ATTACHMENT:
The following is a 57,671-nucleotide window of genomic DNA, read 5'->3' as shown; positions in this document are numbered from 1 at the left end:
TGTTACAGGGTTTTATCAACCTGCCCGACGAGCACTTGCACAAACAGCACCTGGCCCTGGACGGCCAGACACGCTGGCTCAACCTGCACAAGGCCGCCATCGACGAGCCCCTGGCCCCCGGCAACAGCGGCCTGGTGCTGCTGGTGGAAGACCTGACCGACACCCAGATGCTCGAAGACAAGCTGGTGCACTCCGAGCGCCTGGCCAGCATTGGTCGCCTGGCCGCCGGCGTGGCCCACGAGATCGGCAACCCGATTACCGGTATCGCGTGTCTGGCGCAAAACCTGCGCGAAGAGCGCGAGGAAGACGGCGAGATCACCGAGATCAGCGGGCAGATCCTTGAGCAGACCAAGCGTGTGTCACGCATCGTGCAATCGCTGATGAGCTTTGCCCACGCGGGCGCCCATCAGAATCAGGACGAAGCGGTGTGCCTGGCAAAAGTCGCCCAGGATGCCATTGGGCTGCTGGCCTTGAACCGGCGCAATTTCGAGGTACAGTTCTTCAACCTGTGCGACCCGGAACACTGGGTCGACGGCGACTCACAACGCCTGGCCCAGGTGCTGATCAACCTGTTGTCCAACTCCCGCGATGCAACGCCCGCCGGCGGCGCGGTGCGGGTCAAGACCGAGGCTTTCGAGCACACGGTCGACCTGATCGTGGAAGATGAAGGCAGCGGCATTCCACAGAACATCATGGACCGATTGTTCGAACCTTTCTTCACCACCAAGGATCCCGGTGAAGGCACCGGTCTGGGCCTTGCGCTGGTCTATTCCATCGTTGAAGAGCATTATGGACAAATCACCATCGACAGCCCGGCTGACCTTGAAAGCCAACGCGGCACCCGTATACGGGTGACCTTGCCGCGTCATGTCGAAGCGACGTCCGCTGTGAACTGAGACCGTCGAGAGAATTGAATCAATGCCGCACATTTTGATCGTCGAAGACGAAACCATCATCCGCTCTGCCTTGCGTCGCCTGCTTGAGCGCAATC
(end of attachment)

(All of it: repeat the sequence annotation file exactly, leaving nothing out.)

The following is a 57,671-nucleotide window of genomic DNA, read 5'->3' as shown; positions in this document are numbered from 1 at the left end:
TGTTACAGGGTTTTATCAACCTGCCCGACGAGCACTTGCACAAACAGCACCTGGCCCTGGACGGCCAGACACGCTGGCTCAACCTGCACAAGGCCGCCATCGACGAGCCCCTGGCCCCCGGCAACAGCGGCCTGGTGCTGCTGGTGGAAGACCTGACCGACACCCAGATGCTCGAAGACAAGCTGGTGCACTCCGAGCGCCTGGCCAGCATTGGTCGCCTGGCCGCCGGCGTGGCCCACGAGATCGGCAACCCGATTACCGGTATCGCGTGTCTGGCGCAAAACCTGCGCGAAGAGCGCGAGGAAGACGGCGAGATCACCGAGATCAGCGGGCAGATCCTTGAGCAGACCAAGCGTGTGTCACGCATCGTGCAATCGCTGATGAGCTTTGCCCACGCGGGCGCCCATCAGAATCAGGACGAAGCGGTGTGCCTGGCAAAAGTCGCCCAGGATGCCATTGGGCTGCTGGCCTTGAACCGGCGCAATTTCGAGGTACAGTTCTTCAACCTGTGCGACCCGGAACACTGGGTCGACGGCGACTCACAACGCCTGGCCCAGGTGCTGATCAACCTGTTGTCCAACTCCCGCGATGCAACGCCCGCCGGCGGCGCGGTGCGGGTCAAGACCGAGGCTTTCGAGCACACGGTCGACCTGATCGTGGAAGATGAAGGCAGCGGCATTCCACAGAACATCATGGACCGATTGTTCGAACCTTTCTTCACCACCAAGGATCCCGGTGAAGGCACCGGTCTGGGCCTTGCGCTGGTCTATTCCATCGTTGAAGAGCATTATGGACAAATCACCATCGACAGCCCGGCTGACCTTGAAAGCCAACGCGGCACCCGTATACGGGTGACCTTGCCGCGTCATGTCGAAGCGACGTCCGCTGTGAACTGAGACCGTCGAGAGAATTGAATCAATGCCGCACATTTTGATCGTCGAAGACGAAACCATCATCCGCTCTGCCTTGCGTCGCCTGCTTGAGCGCAATC